Counterflow cooling towers are designed so that air flows vertically upward, counter to the flow of falling water in the fill media. Because of this vertical airflow, it is not possible to use the open, gravity-flow basins commonin crossflow designs. Instead, counterflow towers use pressurized, pipe-type spray systems to spray water onto the top of the fill media. Since air has to be able to pass through the spray system, the pipes and nozzles must be much farther apart so as not to restrict airflow.

Induced draft vs. forced draft


Induced draft cooling towers have fans that are typically mounted on top of the unit and pull air through the fill media. Conversely, the air is pushed by blowers located at near base of the air inlet face on forced draft towers.

PERFORMANCE DRIVERS


Optimally designed system - Using a total system approach, every unit and component is designed and engineered to work together as an integrated system for efficient performance and long life.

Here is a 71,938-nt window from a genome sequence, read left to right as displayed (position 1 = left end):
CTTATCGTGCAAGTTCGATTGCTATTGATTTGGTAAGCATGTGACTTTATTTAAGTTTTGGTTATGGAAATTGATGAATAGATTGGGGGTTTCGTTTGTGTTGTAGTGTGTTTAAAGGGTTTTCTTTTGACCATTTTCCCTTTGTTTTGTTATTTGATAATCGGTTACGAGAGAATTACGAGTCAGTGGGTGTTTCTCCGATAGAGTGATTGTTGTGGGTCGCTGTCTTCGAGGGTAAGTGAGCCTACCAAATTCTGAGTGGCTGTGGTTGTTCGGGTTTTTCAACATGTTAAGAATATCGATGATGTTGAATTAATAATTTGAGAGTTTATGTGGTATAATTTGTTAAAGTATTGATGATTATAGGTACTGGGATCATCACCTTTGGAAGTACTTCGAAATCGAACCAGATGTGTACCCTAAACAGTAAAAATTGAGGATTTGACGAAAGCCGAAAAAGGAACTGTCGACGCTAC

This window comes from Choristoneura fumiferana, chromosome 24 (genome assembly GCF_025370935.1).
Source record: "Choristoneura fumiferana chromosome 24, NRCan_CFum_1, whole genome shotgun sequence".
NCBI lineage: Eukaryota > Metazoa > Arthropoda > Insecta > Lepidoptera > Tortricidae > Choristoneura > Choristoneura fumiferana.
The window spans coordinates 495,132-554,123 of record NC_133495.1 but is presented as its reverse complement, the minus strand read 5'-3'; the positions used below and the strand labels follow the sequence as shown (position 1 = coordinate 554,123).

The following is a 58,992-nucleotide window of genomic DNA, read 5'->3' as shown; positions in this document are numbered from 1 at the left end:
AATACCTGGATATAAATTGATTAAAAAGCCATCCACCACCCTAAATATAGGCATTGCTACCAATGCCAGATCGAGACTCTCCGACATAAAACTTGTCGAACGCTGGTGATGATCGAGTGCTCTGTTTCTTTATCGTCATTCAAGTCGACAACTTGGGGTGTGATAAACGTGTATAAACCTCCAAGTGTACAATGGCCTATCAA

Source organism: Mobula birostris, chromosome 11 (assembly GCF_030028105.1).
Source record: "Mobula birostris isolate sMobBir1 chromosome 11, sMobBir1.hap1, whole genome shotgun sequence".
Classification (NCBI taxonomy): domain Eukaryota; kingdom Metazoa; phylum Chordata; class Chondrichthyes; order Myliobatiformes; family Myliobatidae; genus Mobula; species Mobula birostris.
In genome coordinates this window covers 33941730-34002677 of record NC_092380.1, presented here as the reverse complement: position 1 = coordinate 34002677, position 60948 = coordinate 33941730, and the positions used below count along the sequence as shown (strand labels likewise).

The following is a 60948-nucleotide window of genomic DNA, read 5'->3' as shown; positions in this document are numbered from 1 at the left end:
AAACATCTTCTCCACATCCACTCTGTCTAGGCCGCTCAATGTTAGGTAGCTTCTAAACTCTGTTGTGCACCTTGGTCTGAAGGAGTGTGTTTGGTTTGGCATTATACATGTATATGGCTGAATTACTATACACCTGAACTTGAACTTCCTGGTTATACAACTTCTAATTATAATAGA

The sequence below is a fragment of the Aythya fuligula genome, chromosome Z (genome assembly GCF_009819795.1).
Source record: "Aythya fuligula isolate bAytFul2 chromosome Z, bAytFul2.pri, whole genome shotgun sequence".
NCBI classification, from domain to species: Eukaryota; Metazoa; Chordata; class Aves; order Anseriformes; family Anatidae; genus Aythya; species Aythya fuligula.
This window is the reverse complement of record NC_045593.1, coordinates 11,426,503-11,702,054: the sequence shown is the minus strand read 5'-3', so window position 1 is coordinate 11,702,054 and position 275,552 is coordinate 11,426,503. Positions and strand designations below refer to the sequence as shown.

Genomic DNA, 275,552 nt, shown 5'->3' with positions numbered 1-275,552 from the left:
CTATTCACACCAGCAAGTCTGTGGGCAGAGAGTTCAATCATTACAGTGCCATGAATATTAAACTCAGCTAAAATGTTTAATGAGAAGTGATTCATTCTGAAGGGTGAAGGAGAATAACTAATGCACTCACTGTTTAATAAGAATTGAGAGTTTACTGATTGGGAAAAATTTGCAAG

HVAC Cooling - A cooling system allows the tower to directly satisfy a building's cooling needs without the need of operating the chiller in cold weather. The goal of a free cooling system is to save energy. There are specific types of free cooling systems and certain elements that must be in place for a free cooling system to be considered.

Mu Flow - There may be energy savings opportunities if the cooling tower can be operated under variable flow in off-peak conditions. Variable flow is one way to increase the effectiveness of the installed tower capacity for whatever flow the process has.

OEM parts - Precision-engineered to provide a reliable product, OEM parts are built to the highest standards and tightest tolerances for extended service life.

Geareducer� Solutions - Gearboxes are available in a variety of designs and reduction ratios to accommodate the different fan speeds and horsepowers of cooling towers.

Cooling Tower Parts


Fill Media